In the post-bubble witch hunt, two Internet analysts are getting most of the blame--Henry Blodget at Merrill Lynch and Mary Meeker at Morgan Stanley Dean Witter. They're natural targets. Both work at influential brokerage firms. Both reportedly made $15 million, give or take, as Internet stocks soared in 1999. And both now concede the obvious: they were too slow to downgrade dozens of stocks. Their bullishness in the face of impending disaster has riveted attention on the analyst's role across Wall Street. It's not a pretty picture.
JP Morgan, for example, instructs analysts to tell a company when its rating is going down. The company can then ask for a change in the accompanying research note. And the analyst must give a reason for declining to do so. That sorry procedure came to light last week. It casts analysts as puppets of the companies they follow. Meanwhile, brokerages routinely pay them to land underwriting deals, a sale most easily closed with a glowing research report in hand.
So glaring are such conflicts of interest that Byron Wien, stock-market strategist at Morgan Stanley, took the system to task in his research report: "It is clear that the profession has some serious work to do to rebuild confidence," he wrote, urging analysts to be "intellectually honest and independent." My favorite criticism comes from the stock jocks on cnbc--the very same folks who made stars of bulls like Blodget and Meeker by putting them on the air day after day while the bubble was still bloating. These watchdogs now insist that analysts answer for their miscalls. O.K., but who's insisting that the TV folk answer for airing this stuff ad nauseam and without balance? The print world isn't blameless either. Nobody wanted to hear that Net stocks were incendiary. Audiences would have tuned out.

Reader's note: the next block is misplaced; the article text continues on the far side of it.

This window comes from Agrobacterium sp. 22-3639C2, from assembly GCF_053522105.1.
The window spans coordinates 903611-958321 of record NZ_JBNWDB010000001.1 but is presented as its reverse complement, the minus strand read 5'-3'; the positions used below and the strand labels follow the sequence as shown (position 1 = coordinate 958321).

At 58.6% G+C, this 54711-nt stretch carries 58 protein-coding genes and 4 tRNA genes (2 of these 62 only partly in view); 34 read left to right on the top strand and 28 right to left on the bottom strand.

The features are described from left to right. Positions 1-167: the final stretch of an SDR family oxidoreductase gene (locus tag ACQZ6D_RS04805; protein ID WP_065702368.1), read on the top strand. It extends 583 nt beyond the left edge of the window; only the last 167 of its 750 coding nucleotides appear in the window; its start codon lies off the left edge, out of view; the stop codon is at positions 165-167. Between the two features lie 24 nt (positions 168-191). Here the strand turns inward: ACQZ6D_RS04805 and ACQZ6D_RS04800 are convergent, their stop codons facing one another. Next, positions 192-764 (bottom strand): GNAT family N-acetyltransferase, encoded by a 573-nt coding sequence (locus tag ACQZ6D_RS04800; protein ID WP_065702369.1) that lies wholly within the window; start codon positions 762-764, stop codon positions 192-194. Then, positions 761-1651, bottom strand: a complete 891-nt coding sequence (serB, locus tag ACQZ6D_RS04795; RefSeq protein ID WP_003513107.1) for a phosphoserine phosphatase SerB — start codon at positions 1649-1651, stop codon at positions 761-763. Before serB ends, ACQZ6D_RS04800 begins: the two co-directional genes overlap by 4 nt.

But can you really blame analysts for what happened with VA Linux Systems? The software company filed to go public at $12 a share in 1999. Before any analyst had a chance to publish a word, demand enabled underwriter Credit Suisse First Boston to raise the ipo to $30. Maybe it should have stuck to the initial price, which in theory anyway was based on some valuation model. But it scarcely mattered.
Investors wanted the stock so badly they bid it up to $239 in a day. Bullish analyst reports came in weeks later, and guess what? The stock fell steadily. It's now under $4. That pattern was not unusual. It suggests that the only thing investors were paying attention to was their dreams. And that's the best disguise of all, really. You tell yourself instant wealth makes sense; it's your turn to hit the lottery. But of course we can't all hit the lottery together. In the end a dream is exactly that, whether there's an analyst in it or not.
E-mail Dan at firstname.lastname@example.org. See him Tuesdays on cnnfn at 2:15 p.m. E.T.